Grover Norquist, president of Americans for Tax Reform, is in the thick of politics more than most. Here’s what he has to say about President Trump’s new tax plan.
President Donald Trump and House Ways and Means Chairman Kevin Brady, R-Texas, recently engaged in public banter confirming that there will be a Tax Cut Phase II. There are three competing ideas for what will constitute the next big cut.
First, Republicans will force a vote in the House and perhaps the Senate as close to April 15 as possible — the official return cutoff this year is actually April 17 — on legislation to make permanent individual tax cuts that would otherwise disappear in eight years.
These include lower tax rates for all taxpayers. The top rate fell from 39.6 to 37 percent, and the bottom rate fell from 10 percent to zero, the 15 percent rate dropped to 12 percent, the 25 percent rate to 22, the 28 percent rate to 24 and the 33 percent rate to 32. The other tax cuts that snap back in 2026 are the doubled standard deduction of $ 12,000 ($ 24,000 for families), the per child tax credit of $ 2,000, the lower tax rate for pass-through entities and the higher exemption for the death tax and the alternative minimum tax.
Ending the taxation of inflation for individual cap gains would in effect cut the rate from 23.8 to about 12 percent.
This is largely a messaging effort to woo voters. Now that more Americans have seen what the tax reform legislation actually did to increase their take-home pay — the Treasury Department estimated that 90 percent of Americans would see lower tax bills and higher take-home pay — it is the right time, Republicans figure, to remind voters just who supported this pay hike (Republicans) and who voted no (Democrats).
Party discipline and optimism about Democrat voter turnout in 2018 will ensure that all Democrats vote once again against lower tax bills. This allows Republicans to share this message: “Return GOP control of the Senate and House, and we will make your tax cut permanent using the budget reconciliation rule, which only requires 50 Senate votes.”
Another aspect of Tax Cut Phase II is to begin sketching larger changes in a future bill: Cut the corporate rate to 15 percent (down from today’s 21 percent) as Trump originally urged, or bring the top rate down from 37 to 28 percent — the bipartisan consensus top rate in 1986.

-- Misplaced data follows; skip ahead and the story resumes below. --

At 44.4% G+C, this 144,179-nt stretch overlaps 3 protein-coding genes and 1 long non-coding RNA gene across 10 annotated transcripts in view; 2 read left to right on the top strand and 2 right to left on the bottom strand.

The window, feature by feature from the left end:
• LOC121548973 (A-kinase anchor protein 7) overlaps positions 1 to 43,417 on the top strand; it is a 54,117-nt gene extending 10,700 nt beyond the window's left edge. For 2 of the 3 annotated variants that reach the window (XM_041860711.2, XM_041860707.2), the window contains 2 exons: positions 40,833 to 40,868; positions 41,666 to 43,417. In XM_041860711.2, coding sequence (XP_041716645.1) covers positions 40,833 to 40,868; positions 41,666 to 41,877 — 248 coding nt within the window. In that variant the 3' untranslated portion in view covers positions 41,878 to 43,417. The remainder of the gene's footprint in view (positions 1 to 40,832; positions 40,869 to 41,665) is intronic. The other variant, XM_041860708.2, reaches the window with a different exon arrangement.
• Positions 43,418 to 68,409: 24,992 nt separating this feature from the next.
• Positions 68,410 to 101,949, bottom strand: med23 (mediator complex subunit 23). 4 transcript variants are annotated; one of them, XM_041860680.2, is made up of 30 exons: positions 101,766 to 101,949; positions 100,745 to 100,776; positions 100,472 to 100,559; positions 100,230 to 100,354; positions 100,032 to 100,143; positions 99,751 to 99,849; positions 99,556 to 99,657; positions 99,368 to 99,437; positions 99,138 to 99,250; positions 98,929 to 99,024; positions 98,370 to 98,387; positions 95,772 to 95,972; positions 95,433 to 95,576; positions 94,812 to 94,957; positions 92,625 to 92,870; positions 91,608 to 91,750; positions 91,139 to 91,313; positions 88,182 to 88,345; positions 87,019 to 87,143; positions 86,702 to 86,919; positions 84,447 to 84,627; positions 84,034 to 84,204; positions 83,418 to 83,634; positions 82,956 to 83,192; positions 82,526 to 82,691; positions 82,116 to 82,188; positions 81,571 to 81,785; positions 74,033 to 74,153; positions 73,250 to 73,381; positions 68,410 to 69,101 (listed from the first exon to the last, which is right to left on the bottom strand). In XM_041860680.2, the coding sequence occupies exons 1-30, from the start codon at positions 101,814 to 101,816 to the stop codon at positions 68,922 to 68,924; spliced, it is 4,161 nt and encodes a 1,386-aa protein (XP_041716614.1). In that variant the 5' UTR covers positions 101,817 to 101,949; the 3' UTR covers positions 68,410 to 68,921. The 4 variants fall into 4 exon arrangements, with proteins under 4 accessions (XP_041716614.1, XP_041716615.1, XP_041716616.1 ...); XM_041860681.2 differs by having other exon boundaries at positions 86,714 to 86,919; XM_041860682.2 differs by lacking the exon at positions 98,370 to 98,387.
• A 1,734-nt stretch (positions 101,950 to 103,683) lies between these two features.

So what’s likely to actually happen this spring? The elimination of the taxation of inflation when taxing capital gains. Present IRS regulations set the cost of assets (land, buildings, stock, etc.) at the historical purchase price. You pay capital gains taxes on the real gain over time plus inflation.
The Treasury Department has the ability to make a definitional change from historic cost to historic cost plus inflation. In Verizon v. FCC (2002), the Supreme Court ruled that cost had no set definition and could be interpreted in different ways. Chuck Cooper, the Republican lawyer who was in the running to be solicitor general under Trump, has written two legal briefs making the case that a regular change in the definition of “cost” has become increasingly defensible since it was originally proposed in 1993.
One notes that Reagan’s 1981 tax cut reduced individual income tax rates by 25 percent and indexed tax brackets for inflation. No longer were Americans pushed into ever higher personal income tax brackets without any real income gain.
Legislation to end the taxation of inflation in capital gains was introduced in 2007 by a young congressman: Mike Pence. Co-sponsors included now Speaker Paul Ryan, R-Wis., and Brady. The drive to end the taxation of inflation within capital gains won a key supporter when Larry Kudlow joined the White House as director of the National Economic Council. Kudlow endorsed making this change through regulatory clarification in a column on Aug. 11, 2017, arguing it would “spark a wave of prosperity.”
Some business leaders suggested back in 2006 that the capital gains tax for corporate capital gains be lowered from 35 percent (there was and still is no capital gains differential in corporate taxation) to 15 percent, arguing that it would lead to $ 7 trillion in land, buildings and stock that were not previously sold because the buildup of inflation within those gains made a sale at 35 percent less attractive.
We have just cut the capital gains tax rate from 35 to 21 percent. The Tax Foundation estimates that 45 percent of the capital gains taxed at the individual rate is actually inflation. Ending the taxation of inflation for individual capital gains would in effect cut the rate from 23.8 to about 12 percent. But companies live longer than people and have more inflation in the value of their land, building and stock holdings. Ending the taxation of inflation on corporate capital gains could drop the effective rate to below 10 percent and set off a massive reallocation of resources to their highest and best use. And capital gains tax revenue would shoot up between today and, say, Nov. 6, 2018.
Republicans are seeing this simple regulatory change as a twofer. First, it would take the sting out of the limitation of tax benefits that disappointed two powerful and numerous lobbies — homebuilders and real estate agents. Second, it would be a shot in the arm for an already thriving economy that could overcome the headwinds of a threatened trade war — not to mention next week’s tweets.